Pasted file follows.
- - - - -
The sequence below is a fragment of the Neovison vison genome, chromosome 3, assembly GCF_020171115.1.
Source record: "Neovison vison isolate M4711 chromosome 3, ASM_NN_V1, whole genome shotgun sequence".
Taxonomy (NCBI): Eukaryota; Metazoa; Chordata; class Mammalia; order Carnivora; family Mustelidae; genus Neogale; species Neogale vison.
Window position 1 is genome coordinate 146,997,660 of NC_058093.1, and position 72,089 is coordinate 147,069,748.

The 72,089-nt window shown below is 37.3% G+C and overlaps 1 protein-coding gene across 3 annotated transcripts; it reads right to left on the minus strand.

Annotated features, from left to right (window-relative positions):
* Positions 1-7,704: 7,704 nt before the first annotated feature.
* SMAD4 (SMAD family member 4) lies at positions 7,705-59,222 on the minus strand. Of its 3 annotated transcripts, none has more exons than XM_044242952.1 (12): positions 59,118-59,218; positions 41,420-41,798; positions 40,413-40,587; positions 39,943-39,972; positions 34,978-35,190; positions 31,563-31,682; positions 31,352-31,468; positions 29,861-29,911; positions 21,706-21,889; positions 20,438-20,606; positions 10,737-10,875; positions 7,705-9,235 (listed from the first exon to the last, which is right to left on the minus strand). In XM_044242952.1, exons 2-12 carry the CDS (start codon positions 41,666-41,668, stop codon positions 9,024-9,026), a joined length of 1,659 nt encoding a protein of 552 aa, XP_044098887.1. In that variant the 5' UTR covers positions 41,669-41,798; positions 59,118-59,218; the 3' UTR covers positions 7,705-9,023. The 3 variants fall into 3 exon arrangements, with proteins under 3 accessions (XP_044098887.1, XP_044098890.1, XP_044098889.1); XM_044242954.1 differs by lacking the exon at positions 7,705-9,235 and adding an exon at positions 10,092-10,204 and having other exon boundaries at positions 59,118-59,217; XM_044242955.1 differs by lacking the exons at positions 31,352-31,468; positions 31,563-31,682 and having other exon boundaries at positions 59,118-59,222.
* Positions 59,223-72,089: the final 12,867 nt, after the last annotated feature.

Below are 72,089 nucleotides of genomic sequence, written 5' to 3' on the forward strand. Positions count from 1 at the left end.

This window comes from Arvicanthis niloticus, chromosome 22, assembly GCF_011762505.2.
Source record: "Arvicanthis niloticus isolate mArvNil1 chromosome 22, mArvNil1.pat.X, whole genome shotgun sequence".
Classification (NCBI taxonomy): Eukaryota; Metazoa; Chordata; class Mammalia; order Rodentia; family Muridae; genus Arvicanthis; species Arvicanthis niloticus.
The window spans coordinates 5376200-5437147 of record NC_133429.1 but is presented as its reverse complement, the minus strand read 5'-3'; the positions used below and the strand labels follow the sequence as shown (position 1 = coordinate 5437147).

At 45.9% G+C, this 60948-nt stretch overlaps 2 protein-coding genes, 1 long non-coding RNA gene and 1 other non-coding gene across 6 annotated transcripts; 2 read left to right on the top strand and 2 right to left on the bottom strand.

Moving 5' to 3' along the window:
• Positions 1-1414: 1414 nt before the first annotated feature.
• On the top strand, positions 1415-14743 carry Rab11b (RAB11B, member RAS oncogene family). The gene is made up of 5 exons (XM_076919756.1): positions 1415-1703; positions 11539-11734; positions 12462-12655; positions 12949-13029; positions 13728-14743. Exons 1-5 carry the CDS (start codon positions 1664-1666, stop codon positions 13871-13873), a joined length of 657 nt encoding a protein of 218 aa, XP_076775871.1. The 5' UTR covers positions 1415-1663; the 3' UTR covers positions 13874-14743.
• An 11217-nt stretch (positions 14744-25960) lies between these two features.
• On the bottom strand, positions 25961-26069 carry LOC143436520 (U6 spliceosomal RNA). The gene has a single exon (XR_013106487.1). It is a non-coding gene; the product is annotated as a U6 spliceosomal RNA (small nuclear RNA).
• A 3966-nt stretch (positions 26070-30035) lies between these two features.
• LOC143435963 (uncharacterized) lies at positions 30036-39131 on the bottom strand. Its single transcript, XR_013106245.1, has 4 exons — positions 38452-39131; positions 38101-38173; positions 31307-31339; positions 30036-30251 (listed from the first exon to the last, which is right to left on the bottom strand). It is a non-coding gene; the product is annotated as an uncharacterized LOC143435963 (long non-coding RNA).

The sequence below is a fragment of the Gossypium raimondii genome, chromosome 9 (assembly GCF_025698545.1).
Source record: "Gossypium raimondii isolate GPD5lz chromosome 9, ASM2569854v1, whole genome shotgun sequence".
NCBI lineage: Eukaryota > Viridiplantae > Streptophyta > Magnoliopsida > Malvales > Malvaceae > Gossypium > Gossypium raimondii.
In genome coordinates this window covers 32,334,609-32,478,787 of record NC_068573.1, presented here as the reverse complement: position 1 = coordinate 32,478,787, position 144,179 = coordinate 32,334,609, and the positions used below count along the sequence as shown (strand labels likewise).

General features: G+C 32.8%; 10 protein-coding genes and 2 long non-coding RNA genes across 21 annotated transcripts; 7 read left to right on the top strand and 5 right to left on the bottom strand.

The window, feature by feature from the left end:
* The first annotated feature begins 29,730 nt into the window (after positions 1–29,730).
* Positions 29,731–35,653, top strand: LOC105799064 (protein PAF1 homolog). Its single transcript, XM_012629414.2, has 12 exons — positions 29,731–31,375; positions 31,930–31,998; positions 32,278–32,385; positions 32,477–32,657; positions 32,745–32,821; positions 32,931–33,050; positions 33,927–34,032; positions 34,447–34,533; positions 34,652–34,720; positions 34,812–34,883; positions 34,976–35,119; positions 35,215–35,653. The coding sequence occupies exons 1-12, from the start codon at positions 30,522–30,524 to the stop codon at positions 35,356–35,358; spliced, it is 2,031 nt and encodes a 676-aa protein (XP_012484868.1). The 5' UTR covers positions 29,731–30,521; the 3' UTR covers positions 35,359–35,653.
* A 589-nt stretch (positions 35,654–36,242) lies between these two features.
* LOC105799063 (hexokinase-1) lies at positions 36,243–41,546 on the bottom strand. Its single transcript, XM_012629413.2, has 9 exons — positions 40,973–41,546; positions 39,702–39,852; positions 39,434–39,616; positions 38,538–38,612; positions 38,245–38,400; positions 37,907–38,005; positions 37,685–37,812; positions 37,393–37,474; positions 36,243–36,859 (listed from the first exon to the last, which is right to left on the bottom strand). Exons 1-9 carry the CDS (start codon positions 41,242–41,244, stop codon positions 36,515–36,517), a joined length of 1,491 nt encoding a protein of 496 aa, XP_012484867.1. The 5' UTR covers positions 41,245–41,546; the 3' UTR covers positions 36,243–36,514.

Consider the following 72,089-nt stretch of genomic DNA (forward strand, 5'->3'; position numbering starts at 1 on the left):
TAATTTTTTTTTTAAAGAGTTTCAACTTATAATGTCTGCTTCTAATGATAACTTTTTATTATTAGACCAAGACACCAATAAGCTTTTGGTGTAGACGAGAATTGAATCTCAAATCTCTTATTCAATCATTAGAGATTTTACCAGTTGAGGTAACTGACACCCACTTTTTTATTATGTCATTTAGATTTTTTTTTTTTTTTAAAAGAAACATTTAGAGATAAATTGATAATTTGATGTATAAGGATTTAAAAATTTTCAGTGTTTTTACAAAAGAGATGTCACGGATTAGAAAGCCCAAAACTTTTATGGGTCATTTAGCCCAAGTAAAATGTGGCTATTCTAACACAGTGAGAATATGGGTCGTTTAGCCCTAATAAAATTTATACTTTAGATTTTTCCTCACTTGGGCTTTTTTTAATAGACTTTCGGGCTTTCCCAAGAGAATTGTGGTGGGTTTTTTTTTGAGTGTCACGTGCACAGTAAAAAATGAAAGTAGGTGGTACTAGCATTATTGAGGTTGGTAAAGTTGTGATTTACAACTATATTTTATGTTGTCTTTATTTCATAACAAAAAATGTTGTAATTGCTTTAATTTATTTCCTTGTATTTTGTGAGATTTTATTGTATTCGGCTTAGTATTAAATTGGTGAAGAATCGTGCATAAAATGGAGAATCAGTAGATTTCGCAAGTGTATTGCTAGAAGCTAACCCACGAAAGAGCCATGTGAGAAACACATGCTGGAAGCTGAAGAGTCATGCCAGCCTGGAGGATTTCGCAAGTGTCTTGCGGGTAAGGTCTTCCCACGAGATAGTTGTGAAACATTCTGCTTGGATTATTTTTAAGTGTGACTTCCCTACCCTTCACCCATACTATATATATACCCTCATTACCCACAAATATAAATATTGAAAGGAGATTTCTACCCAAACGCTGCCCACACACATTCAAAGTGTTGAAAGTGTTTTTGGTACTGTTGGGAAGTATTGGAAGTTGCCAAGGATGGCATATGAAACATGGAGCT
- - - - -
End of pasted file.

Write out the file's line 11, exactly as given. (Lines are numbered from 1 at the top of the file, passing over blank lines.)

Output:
This window comes from Arvicanthis niloticus, chromosome 22, assembly GCF_011762505.2.